I’m a sucker for a great deal. Why spend $1862-2358 (1) on disposable diapers (not including wipes and diaper rash ointment) when you could spend $500-600? Having a baby is expensive enough! Dave and I opted for a one-time, upfront cost (for which we were able to plan, save and budget) rather than paying weekly and monthly for an unspecified period of time (until potty training)! The one size diapers that we have will grow with little Milo from brand-new to bathroom.
Did you know that a disposable diaper takes in the ballpark of 250-500 years to decompose (2)
? That is a long time for our earth to deal with something as simple as baby pooh! It’s not as if there is endless land to be used for land-fills for us to deposit our 5-12 diapers a day…for 2-3 years…for each of our children…grandchildren…great grandchildren…you get the picture? Being a RN I also wonder about the implications of having tons of human waste, filled with bacteria, viruses and yet undiscovered terrors, possibly seeping down into the ground water supply. I’ll go ahead and toss mine in the wash where I know the water and waste will all be treated as it should.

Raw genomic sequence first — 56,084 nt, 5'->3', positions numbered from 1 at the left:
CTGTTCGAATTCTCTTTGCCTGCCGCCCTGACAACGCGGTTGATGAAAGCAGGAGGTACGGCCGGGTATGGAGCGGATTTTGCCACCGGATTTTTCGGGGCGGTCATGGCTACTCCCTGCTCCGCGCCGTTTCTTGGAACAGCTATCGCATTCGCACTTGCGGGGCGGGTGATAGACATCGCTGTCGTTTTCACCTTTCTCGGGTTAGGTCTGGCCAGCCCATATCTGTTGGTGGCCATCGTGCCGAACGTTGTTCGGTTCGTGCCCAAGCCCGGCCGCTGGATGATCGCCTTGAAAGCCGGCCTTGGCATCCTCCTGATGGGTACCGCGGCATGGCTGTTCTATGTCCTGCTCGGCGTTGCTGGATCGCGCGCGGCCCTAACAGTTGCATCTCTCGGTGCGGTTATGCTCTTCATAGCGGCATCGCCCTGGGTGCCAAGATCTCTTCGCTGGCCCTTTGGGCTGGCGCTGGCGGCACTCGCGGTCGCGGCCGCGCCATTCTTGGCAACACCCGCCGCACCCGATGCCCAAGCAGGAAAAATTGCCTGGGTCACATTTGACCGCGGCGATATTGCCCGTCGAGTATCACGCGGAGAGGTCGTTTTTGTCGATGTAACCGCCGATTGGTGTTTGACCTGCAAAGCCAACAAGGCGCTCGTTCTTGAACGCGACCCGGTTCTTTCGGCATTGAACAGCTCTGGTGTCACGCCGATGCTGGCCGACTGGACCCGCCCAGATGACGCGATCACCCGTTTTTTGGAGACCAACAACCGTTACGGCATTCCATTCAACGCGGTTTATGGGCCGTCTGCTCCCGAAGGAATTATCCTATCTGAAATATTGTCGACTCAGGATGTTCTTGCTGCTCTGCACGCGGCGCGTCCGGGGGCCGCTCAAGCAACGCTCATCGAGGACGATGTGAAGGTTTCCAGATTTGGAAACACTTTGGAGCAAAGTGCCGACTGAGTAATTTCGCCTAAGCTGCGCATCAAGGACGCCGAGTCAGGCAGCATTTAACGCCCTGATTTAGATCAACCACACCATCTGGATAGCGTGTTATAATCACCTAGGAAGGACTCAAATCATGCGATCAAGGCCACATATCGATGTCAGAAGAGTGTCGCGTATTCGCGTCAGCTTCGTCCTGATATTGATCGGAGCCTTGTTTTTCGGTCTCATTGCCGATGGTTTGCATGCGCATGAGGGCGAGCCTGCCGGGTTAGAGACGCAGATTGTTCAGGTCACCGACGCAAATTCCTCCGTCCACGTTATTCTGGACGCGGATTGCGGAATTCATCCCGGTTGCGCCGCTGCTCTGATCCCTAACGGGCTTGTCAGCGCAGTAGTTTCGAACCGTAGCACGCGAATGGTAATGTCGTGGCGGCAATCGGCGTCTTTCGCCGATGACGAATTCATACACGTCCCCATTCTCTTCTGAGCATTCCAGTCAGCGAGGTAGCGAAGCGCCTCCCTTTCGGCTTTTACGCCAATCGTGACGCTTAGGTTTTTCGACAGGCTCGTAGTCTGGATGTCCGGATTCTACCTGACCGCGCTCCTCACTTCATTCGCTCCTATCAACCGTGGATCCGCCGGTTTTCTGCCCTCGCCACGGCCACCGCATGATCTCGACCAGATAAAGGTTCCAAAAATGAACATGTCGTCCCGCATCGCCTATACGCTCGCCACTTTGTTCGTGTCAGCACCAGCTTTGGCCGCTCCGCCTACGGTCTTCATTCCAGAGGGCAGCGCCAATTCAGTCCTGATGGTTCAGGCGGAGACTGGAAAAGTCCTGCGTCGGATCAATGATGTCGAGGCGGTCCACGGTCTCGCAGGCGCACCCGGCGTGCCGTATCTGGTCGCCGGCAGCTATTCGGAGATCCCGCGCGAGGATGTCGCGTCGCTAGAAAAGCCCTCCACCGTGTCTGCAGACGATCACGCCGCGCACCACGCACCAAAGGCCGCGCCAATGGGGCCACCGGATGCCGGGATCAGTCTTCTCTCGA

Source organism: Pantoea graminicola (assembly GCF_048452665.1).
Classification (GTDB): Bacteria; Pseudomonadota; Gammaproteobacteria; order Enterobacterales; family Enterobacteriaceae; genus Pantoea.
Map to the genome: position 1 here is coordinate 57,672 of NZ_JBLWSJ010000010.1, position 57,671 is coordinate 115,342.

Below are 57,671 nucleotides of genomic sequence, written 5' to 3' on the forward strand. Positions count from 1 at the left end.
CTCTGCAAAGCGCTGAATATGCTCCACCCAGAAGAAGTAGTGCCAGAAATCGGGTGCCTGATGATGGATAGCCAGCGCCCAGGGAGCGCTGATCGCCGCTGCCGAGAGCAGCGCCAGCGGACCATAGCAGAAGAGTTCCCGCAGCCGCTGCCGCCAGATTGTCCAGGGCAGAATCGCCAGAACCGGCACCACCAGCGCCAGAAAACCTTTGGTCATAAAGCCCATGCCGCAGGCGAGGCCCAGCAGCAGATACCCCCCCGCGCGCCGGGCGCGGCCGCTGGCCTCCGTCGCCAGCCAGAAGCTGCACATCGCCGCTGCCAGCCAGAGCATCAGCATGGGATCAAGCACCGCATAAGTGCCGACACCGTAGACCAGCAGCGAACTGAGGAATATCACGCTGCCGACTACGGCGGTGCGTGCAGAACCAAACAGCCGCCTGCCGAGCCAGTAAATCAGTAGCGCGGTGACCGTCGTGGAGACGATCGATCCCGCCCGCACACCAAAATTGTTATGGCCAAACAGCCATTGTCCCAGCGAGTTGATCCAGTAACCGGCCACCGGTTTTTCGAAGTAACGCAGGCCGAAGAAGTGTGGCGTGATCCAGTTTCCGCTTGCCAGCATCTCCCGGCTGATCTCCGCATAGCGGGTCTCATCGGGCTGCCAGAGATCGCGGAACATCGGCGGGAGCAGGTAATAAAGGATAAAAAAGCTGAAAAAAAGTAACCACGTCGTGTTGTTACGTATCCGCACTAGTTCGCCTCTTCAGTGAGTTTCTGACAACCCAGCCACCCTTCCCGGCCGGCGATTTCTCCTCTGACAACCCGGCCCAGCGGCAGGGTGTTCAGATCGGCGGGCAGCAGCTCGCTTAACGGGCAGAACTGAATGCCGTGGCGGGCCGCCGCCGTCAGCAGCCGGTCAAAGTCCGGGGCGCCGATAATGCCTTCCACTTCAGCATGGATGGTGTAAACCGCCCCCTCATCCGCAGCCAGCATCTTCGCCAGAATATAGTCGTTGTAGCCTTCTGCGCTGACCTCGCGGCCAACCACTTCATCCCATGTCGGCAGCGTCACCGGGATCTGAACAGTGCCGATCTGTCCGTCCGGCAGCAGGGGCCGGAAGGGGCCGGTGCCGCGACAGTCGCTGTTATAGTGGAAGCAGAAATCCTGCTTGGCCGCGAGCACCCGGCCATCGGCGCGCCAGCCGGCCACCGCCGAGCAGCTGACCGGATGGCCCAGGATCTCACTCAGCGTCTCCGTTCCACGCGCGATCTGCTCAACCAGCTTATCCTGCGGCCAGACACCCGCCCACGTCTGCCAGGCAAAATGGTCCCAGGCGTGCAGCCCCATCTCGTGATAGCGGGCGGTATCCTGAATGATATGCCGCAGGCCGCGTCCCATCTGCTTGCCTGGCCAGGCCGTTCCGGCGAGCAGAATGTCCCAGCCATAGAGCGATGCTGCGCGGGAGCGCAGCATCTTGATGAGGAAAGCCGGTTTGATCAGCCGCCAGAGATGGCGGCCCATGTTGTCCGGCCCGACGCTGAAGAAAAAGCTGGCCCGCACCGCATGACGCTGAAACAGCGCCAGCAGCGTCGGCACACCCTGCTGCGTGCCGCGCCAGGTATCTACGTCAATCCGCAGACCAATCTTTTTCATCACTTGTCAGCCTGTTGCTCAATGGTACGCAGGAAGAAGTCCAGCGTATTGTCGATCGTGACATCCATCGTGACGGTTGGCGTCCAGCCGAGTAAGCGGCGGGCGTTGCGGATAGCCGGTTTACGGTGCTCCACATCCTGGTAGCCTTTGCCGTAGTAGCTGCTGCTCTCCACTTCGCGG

Diapers cover a very sensitive and important area of the body. Most disposable diapers are manufactured using a long list of chemicals. Some of them are known hazards to the skin and nervous and respiratory systems (3), yet we still wrap our babies up in them. Although diaper rash has not shown to be caused by disposable diapers, because the plastic on the outside feels dry, parents of disposable diapered children may wait too long to make a change, and leave baby’s bottom wet and burning with ammonia longer than parents of cloth diapered babies (4). Also, cloth breathes, and plastic doesn’t. I know that Milo will get his fair share of chemicals and toxins just living in today’s world. I’d like to do my best to not contribute too much. I’d also like to keep his baby bum healthy and happy.
1. Save Money with Cloth Diapers